Susan Walsh, Associated Press
President Barack Obama walks past a statue as he goes to visit with people on a stop to Countryside Barbecue in Marion in N.C., Monday, Oct. 17, 2011. Obama is on a three-day bus tour promoting the American Jobs Act.
ASHEVILLE, N.C. — ASHEVILLE, N.C. — For Scott Anderson, President Barack Obama's message hit home.
The 34-year-old construction worker from Asheville has been out of work for almost a year and listened Monday as Obama touted his jobs bill, which is stalled in the Senate.
The president said the package would turn around the troubled economy, creating tens of thousands of jobs for teachers, police officers, firefighters and construction workers.
"This is what the country needs," said Anderson, a father of three. "The people in Washington fight with each other all the time. They never think about what's good for the people. What's good for working people. They don't know how tough it is for a lot of folks out here."
Obama made his pitch for a jobs bills before an enthusiastic crowd of about 2,000 people at the Asheville Regional Airport. It marked the beginning of a three-day bus tour through North Carolina and Virginia. He speaks at West Wilkes High School in Millers Creek later in the day.
The president told the crowd on an airport runway that he was going to break up his jobs bill into smaller parts and ask Congress to approve them individually.
Noting that Republicans in Senate rejected consideration of his whole $447 billion plan, Obama sought anew to turn that vote against them.
"Maybe they just couldn't understand the whole thing at once, so we're going to break it up into bite-size pieces," Obama said.
Obama won North Carolina and Virginia in 2008, and both states are important to his re-election strategy. But Obama didn't mention the election, telling the crowd after they chanted "four more years" that he is more worried about the next 13 months.
"Too many people are looking for work," he said.
Republicans denounced the bus trip as nothing more than a taxpayer-funded campaign trip through two must-win states to try to bolster his standing for the 2012 election.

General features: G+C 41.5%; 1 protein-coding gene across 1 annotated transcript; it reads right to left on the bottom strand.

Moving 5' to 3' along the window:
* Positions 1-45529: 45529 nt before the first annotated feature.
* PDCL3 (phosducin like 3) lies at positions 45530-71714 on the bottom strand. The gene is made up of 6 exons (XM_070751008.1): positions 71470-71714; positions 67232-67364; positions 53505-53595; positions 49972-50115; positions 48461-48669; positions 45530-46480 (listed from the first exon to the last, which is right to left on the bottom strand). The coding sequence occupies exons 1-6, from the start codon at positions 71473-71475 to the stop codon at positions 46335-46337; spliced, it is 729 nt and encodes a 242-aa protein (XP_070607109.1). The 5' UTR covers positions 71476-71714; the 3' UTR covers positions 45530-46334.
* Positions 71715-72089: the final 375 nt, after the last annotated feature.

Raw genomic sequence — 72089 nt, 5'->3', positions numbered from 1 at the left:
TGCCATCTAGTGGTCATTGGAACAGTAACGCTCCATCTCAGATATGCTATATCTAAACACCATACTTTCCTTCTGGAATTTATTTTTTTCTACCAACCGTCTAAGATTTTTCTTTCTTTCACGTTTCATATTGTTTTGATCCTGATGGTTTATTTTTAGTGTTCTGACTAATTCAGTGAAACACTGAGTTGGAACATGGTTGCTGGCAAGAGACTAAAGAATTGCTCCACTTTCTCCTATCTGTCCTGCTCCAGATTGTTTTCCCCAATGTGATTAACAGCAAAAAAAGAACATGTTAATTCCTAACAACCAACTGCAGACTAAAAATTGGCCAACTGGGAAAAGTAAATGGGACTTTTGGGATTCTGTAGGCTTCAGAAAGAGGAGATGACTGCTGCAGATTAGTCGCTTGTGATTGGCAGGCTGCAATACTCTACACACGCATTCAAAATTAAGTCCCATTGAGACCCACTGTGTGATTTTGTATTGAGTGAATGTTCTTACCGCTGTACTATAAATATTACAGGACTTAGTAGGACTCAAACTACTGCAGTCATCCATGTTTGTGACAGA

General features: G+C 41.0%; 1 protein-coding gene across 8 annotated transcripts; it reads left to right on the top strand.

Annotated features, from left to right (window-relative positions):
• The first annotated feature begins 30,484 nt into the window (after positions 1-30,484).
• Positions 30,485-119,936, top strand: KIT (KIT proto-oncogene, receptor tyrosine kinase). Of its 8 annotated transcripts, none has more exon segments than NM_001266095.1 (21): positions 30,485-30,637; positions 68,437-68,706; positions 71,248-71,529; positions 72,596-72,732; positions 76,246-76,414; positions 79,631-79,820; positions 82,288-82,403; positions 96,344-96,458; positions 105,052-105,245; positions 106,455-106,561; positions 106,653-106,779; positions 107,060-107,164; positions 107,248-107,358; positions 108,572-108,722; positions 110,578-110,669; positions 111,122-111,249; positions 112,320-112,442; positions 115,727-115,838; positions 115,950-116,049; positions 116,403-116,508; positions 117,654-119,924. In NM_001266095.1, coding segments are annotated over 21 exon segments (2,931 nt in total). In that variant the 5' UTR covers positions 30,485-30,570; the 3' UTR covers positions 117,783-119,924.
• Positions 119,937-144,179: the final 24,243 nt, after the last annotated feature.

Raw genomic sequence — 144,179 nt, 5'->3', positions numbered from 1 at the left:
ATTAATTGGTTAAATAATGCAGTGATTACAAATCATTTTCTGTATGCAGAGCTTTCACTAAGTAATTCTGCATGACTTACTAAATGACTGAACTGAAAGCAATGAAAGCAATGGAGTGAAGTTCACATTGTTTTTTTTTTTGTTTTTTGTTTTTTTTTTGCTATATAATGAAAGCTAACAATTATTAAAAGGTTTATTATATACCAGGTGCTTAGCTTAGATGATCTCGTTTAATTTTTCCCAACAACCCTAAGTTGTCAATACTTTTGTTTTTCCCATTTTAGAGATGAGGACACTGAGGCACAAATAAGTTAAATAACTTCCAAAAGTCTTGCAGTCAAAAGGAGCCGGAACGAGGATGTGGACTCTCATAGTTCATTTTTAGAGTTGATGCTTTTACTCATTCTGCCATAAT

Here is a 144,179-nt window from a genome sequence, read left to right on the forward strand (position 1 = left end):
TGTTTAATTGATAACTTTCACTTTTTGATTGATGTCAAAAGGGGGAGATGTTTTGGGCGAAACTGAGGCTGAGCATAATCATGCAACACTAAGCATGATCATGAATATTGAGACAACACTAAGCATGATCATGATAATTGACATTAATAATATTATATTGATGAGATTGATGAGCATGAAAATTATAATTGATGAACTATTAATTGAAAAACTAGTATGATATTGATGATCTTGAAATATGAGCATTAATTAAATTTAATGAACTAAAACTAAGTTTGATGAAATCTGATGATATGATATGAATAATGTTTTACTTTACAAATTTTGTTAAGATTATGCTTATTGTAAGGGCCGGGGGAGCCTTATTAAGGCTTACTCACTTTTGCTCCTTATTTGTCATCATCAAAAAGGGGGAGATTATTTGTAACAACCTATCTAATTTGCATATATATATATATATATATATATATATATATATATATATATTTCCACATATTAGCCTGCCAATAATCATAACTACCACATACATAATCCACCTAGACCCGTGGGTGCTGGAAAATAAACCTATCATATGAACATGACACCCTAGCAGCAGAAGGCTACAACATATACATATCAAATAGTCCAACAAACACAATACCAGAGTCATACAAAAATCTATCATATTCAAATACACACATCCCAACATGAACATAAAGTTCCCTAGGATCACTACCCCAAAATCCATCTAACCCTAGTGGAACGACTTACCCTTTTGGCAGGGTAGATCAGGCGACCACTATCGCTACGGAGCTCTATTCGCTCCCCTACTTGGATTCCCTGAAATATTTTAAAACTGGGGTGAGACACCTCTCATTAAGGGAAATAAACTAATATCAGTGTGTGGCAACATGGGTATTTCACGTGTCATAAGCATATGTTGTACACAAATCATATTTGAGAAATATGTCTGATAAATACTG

Obama kept up his strategy of taking his case to voters, saying that a recent poll showed public backing for his proposals.
He told his audience that when Republicans in the Senate voted against his bill, "essentially, they said no to you."
Obama's speech was tailored to voters like Anderson, a Democrat who forms a critical part of his base. Without their support, the president would face tough sledding in his re-election bid.
North Carolina's overall economy has been hit hard, with unemployment edging into double digits, state government shedding thousands of jobs and news that Charlotte-based Bank of America has plans to lay off 30,000 workers.
The president's jobs plan would help with that because it includes transportation and infrastructure improvements that provide jobs and improve lives. Besides creating jobs, the package cuts payroll taxes for small businesses in half, a move that would help 170,000 small businesses in North Carolina.
Anderson said the president has to "keep up pressure on Congress."
"He needs to keep fighting for working people and we'll stand behind him," he said.
Pegg Doody, 66, of Hendersonville, agreed. She attended the rally with her 10-year-old grandson, Parker.
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"The president is fighting an uphill battle," she said. "He inherited this economic problem and he's doing everything he can to fix it. But it takes time. You can't undo this big mess overnight. And it doesn't help when Congress is acting like a bunch of children. "
She said she is worried about her children's and grandchildren's futures.
"The American Dream is slipping away," said Doody, a retired teacher. "We're trying to keep the faith but it's hard."
Ed Young, 82, of Cashiers, said if the economy doesn't turn around, Obama will be a "one-term president."
"I like that he's out here, and I know he's fighting hard to create jobs. But time is running out."